A decline in housebuilding has resulted in a worse-than-expected start to the year for Britain’s construction industry, official figures have shown.
Output slumped by 2.6 per cent in January compared with the previous month, which the Office for National Statistics (ONS) said reflected a five per cent drop in housing after a large decline in the number of mortgage approvals for purchase.
The figures came as a surprise to City economists, particularly as a recent survey for the Chartered Institute of Procurement & Supply showed a healthy rate of growth in the construction sector.
The ONS said: “Taken together, the factors constraining demand such as weak mortgage lending and high house prices, coupled with those constraining supply such as skill shortages and tight funding conditions, may have limited construction output growth in January 2015.”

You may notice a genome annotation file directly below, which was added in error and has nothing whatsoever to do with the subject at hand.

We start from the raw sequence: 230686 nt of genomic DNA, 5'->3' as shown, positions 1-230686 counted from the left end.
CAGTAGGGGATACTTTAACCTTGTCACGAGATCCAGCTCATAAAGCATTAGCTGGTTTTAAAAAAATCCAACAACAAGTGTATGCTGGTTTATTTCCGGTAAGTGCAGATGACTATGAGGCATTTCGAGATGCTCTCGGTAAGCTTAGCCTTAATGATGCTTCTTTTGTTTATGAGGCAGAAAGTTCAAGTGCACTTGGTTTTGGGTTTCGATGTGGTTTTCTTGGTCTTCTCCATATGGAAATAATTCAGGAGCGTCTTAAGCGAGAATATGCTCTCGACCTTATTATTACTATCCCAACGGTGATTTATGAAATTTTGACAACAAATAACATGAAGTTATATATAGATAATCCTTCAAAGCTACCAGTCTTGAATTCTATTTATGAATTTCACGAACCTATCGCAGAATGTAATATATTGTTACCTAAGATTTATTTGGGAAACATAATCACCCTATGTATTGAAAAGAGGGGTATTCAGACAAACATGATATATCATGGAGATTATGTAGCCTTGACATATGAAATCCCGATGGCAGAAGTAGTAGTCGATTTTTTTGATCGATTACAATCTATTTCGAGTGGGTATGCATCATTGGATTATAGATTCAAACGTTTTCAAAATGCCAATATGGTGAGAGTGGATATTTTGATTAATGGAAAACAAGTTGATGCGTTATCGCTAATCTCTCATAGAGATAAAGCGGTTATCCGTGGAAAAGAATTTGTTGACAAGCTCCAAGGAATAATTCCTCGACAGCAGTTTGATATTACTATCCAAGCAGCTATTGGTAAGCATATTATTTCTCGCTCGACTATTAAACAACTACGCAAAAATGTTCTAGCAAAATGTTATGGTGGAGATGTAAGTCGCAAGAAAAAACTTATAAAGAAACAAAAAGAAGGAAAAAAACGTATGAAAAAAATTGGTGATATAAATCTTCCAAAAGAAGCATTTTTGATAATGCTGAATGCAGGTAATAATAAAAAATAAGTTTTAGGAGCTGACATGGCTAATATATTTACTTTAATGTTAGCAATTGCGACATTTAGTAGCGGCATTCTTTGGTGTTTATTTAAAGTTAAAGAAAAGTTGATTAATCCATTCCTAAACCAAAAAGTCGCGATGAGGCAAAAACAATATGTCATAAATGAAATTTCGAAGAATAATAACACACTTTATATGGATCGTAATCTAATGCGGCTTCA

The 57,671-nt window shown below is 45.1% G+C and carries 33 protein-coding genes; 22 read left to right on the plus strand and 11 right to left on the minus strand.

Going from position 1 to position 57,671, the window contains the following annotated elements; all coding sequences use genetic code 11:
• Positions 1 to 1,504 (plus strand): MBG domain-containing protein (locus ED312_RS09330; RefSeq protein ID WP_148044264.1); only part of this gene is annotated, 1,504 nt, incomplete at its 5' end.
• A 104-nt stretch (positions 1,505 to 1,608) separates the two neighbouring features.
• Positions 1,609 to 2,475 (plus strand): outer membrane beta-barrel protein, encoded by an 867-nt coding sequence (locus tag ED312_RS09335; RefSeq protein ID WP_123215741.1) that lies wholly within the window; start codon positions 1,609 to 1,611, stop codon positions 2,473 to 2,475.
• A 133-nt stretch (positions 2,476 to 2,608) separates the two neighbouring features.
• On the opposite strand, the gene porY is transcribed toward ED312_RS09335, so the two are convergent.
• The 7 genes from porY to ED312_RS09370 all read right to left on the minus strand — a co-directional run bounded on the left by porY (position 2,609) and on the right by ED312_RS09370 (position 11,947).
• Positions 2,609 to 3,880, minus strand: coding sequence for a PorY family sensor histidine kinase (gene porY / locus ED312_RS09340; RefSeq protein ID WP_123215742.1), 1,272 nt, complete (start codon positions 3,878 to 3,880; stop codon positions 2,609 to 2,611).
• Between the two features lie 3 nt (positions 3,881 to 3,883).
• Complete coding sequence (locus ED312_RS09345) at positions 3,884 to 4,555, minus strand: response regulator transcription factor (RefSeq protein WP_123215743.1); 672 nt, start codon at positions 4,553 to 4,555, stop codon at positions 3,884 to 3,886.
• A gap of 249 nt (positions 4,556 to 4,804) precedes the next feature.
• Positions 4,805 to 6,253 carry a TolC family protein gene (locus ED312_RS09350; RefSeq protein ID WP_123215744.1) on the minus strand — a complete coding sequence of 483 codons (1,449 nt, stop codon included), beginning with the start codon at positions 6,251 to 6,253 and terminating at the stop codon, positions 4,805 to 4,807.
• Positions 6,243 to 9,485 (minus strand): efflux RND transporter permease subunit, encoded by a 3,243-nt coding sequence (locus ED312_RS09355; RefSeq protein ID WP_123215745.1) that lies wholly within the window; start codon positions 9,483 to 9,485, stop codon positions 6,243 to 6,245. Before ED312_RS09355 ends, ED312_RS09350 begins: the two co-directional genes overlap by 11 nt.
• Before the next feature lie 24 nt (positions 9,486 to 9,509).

Construction output is now 3.1 per cent below the level of a year ago, which is the first time that a year-on-year decline has been registered since May 2013.
Markit economist Chris Williamson said: “It seems like activity in the sector is set to slow this year, led down by a cooling housing market. Companies also look to be reining in their investment spending, hitting growth of commercial construction.”
However, he said there were signs that the situation was not as bad as portrayed by the official figures, with dividend distributions to shareholders among homebuilders in the FTSE 350 set to rise by around 50 per cent this year.
He added: “Healthy dividend pay-outs indicate that the sector is still in rude health and faring really rather well.”